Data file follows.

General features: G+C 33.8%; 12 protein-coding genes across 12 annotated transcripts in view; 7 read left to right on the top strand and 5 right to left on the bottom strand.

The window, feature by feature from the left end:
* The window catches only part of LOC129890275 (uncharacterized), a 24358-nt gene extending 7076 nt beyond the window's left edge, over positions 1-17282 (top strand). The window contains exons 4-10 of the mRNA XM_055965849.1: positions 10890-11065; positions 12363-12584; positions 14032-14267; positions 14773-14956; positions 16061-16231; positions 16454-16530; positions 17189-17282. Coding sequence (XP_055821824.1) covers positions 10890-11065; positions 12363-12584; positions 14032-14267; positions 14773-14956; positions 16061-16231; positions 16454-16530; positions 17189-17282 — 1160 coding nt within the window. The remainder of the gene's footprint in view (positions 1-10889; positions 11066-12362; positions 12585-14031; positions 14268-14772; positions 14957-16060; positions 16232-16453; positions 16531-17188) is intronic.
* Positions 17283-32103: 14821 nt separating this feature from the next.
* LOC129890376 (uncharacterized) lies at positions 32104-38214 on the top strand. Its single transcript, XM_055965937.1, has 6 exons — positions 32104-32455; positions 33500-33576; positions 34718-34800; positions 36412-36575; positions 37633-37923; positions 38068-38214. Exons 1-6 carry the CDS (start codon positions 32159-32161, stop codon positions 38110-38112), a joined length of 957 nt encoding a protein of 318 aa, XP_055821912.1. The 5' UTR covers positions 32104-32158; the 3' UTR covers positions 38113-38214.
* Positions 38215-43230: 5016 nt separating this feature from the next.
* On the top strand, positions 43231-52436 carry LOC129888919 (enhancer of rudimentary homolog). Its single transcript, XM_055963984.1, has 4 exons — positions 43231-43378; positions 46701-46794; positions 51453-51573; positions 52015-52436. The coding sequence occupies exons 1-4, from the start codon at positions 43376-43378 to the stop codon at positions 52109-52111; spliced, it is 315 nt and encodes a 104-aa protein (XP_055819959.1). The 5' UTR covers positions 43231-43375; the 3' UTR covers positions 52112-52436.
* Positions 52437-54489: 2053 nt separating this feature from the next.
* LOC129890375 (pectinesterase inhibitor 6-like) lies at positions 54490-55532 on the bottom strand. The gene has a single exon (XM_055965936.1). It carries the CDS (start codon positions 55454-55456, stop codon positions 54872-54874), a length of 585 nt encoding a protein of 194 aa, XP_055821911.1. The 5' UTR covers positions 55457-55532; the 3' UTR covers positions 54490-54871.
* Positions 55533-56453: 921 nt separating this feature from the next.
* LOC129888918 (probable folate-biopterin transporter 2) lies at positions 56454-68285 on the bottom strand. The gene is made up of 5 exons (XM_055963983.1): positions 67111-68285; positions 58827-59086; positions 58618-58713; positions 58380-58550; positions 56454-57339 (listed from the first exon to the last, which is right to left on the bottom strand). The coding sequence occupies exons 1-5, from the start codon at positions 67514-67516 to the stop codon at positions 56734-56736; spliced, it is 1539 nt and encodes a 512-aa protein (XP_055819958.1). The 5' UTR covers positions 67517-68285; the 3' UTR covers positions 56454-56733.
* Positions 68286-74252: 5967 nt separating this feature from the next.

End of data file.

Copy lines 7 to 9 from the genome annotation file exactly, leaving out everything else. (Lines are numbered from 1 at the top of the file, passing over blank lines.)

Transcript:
* On the top strand, positions 43231-52436 carry LOC129888919 (enhancer of rudimentary homolog). Its single transcript, XM_055963984.1, has 4 exons — positions 43231-43378; positions 46701-46794; positions 51453-51573; positions 52015-52436. The coding sequence occupies exons 1-4, from the start codon at positions 43376-43378 to the stop codon at positions 52109-52111; spliced, it is 315 nt and encodes a 104-aa protein (XP_055819959.1). The 5' UTR covers positions 43231-43375; the 3' UTR covers positions 52112-52436.
* Positions 52437-54489: 2053 nt separating this feature from the next.
* LOC129890375 (pectinesterase inhibitor 6-like) lies at positions 54490-55532 on the bottom strand. The gene has a single exon (XM_055965936.1). It carries the CDS (start codon positions 55454-55456, stop codon positions 54872-54874), a length of 585 nt encoding a protein of 194 aa, XP_055821911.1. The 5' UTR covers positions 55457-55532; the 3' UTR covers positions 54490-54871.